New Jersey Waterfront Commission’s Argument Is All Wet – New York Daily News

It took 11 lawyers on New Jersey Gov. Phil Murphy’s payroll to prepare the state’s extremely weak argument in the U.S. Supreme Court that Trenton can quit the Bi-State Frontline Commission de mer on his own, even though he partnered with New York in 1953 to create the anti-mob agency and Congress and Ike blessed the marriage.

The attorneys, working for the attorney general’s office, all signed the brief filed Monday afternoon and obviously screwed up because they then submitted the proposed motion for trial that night. Oops, sorry, Chief Justice and may it please the court. In the big legal leagues, that’s not acceptable, so the whole thing, a motion and a brief combined, had to be resubmitted yesterday, three days after the deadline. As a former Garden State governor said in his tourism television commercials, “New Jersey and you, perfect together.

On the merits, they have no defense against the New York lawsuit, brought by Governor Hochul and Attorney General Tish James, seeking to prevent Jersey from unilaterally resigning. Crowds are still a threat to the docks and the Waterfront Commission continues to break them up. Just two weeks ago, the US attorney in Brooklyn singled out the agency for helping to eliminate a group of Genovese and Bonanno family members and associates.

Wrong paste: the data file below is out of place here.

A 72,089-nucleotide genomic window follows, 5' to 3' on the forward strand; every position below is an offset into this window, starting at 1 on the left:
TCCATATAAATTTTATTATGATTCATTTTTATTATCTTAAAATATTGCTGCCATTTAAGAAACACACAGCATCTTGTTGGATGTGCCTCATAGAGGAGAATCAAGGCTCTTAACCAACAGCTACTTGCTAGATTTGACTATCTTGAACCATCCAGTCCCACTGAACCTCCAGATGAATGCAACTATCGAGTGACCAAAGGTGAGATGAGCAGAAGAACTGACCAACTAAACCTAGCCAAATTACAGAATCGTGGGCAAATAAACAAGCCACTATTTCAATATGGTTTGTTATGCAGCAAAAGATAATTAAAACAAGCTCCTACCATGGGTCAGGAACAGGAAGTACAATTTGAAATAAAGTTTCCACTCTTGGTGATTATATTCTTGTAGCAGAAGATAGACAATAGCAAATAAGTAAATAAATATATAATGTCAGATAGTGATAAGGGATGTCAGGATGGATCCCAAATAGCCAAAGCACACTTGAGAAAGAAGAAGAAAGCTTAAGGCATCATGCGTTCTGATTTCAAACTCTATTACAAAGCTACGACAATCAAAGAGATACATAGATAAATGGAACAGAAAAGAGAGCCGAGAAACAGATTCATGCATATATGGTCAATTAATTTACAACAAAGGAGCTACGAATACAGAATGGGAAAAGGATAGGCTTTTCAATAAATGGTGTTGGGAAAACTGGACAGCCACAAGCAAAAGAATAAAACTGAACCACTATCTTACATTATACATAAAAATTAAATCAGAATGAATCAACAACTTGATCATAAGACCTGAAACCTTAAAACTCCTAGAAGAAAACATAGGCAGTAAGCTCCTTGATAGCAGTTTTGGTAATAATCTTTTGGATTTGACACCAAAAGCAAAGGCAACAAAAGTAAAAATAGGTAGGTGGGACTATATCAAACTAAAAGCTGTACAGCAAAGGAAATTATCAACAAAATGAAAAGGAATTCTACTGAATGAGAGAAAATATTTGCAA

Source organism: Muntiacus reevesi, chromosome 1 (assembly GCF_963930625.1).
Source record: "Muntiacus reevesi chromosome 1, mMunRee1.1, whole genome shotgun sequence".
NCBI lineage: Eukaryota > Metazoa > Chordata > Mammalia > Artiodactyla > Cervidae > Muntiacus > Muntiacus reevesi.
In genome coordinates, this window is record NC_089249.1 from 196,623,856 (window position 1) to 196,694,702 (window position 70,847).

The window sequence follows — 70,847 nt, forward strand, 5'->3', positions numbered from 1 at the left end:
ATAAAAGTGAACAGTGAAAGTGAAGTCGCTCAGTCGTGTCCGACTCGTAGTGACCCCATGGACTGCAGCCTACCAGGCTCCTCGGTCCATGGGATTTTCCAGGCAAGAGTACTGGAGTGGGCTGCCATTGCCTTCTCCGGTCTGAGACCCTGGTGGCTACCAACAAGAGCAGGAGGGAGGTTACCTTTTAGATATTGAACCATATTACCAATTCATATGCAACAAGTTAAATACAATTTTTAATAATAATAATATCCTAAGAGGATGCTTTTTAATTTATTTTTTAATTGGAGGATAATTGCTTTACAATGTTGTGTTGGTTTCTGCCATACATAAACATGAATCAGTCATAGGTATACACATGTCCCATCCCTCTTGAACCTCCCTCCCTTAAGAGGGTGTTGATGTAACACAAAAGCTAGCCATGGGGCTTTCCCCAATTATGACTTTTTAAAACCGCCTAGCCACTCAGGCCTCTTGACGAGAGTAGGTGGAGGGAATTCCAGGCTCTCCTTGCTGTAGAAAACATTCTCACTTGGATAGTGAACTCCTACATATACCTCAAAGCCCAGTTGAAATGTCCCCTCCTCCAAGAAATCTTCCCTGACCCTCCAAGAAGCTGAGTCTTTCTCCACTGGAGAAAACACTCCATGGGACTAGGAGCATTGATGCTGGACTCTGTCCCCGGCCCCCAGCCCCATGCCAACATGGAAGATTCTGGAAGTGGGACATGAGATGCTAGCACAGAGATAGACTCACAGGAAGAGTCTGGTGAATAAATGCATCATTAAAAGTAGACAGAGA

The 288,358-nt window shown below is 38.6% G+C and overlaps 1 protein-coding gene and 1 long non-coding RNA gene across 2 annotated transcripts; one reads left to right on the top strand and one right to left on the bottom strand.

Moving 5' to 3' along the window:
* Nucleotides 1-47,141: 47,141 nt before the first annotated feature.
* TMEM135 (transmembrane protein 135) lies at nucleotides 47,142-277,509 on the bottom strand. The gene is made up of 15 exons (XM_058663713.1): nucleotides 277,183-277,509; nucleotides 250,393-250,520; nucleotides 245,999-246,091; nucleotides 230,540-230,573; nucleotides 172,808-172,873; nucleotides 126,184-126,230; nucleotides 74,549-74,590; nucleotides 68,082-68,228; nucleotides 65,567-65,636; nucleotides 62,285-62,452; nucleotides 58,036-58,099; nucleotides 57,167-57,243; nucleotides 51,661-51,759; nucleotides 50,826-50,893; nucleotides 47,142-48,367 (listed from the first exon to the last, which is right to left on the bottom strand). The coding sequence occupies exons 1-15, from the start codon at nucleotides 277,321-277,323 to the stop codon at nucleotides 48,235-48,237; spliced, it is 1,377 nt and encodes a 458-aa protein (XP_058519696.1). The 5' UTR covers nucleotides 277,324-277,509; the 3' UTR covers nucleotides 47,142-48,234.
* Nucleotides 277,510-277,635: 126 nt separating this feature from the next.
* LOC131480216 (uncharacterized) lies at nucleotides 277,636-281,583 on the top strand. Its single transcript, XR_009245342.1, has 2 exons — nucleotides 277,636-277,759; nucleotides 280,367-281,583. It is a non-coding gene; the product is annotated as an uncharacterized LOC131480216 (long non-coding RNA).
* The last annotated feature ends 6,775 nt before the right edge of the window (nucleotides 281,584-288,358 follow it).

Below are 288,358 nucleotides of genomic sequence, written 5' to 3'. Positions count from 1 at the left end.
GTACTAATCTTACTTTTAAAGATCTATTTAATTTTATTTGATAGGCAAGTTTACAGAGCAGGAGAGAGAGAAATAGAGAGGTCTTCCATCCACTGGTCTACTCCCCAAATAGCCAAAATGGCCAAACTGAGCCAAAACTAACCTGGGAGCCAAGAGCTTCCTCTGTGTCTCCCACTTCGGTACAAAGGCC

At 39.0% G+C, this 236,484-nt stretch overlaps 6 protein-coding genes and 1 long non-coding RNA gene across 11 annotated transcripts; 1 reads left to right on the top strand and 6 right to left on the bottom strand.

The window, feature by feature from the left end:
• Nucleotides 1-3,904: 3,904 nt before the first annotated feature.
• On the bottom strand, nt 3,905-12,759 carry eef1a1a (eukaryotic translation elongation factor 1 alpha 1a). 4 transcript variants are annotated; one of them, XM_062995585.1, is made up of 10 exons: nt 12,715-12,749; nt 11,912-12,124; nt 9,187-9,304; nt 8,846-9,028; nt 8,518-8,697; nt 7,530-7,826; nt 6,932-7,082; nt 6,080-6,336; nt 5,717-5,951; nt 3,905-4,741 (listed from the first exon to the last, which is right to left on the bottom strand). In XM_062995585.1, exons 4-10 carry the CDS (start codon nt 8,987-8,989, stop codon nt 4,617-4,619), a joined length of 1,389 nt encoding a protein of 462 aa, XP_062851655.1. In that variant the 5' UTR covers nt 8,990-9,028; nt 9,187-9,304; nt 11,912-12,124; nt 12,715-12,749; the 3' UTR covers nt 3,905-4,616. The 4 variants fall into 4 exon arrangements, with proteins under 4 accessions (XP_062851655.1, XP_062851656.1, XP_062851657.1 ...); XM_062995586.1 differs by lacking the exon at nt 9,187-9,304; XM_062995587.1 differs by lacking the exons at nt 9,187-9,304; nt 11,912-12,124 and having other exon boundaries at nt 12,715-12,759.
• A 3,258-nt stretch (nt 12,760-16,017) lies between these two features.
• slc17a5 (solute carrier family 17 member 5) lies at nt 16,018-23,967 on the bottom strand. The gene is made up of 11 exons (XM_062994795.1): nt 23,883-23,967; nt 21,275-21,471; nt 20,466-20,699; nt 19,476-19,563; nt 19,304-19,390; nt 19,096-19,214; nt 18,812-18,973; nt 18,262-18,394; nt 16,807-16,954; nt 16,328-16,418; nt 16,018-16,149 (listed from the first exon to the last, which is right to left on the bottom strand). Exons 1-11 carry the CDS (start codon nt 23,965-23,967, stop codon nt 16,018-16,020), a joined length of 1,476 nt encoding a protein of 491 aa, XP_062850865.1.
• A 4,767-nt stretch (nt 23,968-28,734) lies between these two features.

But the Mafia-influenced International Longshore Association has taken over the New Jersey legislature, forcing the elected puppets to push for a shutdown, which Murphy, who should know better, agrees to. If it was Congress and the president who wanted to abrogate the two-state agreement, that would end it, but if not, both partner states must consent to a divorce and New York, wiser of the wise, says no.

The commission’s own pact, freely accepted by Jersey in 1953, stipulates that any amendment to the governing document must be made unanimously. Isn’t complete dissolution the ultimate amendment? Maybe Jersey needs 11 other lawyers to understand this simple concept.

Comments are closed.